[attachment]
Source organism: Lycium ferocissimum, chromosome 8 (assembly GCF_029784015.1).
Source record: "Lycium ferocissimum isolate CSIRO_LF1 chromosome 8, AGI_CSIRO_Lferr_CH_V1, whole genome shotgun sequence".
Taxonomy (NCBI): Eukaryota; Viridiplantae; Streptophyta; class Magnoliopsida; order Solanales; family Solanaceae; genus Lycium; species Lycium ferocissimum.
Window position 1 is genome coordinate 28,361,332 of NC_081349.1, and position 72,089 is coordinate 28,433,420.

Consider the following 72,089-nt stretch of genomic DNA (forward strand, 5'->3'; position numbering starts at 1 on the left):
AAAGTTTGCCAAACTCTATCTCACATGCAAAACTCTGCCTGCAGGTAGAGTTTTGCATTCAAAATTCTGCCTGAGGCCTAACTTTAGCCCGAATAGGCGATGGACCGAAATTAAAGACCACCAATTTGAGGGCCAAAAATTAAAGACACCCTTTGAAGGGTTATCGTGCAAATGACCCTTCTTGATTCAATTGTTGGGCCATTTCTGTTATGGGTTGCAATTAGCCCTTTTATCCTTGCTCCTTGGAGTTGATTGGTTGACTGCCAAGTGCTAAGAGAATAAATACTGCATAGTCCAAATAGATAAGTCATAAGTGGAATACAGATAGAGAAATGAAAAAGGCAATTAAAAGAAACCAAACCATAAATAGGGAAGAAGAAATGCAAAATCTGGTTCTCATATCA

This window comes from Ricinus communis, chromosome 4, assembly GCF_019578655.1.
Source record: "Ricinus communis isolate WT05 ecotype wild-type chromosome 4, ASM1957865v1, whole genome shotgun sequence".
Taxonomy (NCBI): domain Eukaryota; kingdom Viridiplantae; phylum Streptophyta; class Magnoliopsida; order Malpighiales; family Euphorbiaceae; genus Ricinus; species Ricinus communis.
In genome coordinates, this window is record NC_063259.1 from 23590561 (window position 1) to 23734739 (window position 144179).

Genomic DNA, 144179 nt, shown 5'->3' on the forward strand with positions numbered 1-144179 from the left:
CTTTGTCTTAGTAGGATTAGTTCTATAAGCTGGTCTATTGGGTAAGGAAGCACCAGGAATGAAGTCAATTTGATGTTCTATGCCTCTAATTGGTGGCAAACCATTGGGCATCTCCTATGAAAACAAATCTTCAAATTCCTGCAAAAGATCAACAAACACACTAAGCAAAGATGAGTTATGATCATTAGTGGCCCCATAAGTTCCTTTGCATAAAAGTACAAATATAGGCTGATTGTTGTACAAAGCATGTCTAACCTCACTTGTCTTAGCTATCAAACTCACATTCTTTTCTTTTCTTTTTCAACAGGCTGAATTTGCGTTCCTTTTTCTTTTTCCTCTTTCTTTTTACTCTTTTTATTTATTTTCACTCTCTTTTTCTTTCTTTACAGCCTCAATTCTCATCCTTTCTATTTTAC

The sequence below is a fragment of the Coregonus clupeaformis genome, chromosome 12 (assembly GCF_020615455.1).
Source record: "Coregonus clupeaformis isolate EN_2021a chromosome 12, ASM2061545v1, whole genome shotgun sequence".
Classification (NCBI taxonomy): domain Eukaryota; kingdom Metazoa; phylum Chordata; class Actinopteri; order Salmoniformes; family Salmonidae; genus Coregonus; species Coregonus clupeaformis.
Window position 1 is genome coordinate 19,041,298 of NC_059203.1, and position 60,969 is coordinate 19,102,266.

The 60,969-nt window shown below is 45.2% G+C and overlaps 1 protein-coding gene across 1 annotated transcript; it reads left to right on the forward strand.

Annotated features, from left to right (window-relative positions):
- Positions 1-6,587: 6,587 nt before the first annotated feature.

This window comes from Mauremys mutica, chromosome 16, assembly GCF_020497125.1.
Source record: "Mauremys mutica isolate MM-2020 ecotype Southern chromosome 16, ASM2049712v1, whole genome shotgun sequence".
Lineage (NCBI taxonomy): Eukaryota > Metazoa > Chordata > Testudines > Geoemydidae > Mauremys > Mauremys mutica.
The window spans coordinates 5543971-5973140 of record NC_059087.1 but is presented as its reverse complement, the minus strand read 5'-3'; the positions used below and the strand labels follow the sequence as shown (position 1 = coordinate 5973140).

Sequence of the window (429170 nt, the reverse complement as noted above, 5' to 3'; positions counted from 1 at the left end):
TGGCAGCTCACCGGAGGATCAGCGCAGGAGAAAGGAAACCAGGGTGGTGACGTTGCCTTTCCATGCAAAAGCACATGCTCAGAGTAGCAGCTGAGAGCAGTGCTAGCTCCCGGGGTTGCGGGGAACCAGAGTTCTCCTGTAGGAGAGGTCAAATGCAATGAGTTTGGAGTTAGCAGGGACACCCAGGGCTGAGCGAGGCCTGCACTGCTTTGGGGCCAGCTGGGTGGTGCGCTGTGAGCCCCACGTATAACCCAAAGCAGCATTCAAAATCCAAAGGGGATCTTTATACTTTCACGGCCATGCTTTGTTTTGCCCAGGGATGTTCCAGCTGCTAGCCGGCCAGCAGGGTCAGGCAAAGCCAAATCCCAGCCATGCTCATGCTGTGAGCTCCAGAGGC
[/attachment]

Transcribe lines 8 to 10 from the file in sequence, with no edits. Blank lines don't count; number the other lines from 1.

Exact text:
Source record: "Ricinus communis isolate WT05 ecotype wild-type chromosome 4, ASM1957865v1, whole genome shotgun sequence".
Taxonomy (NCBI): domain Eukaryota; kingdom Viridiplantae; phylum Streptophyta; class Magnoliopsida; order Malpighiales; family Euphorbiaceae; genus Ricinus; species Ricinus communis.
In genome coordinates, this window is record NC_063259.1 from 23590561 (window position 1) to 23734739 (window position 144179).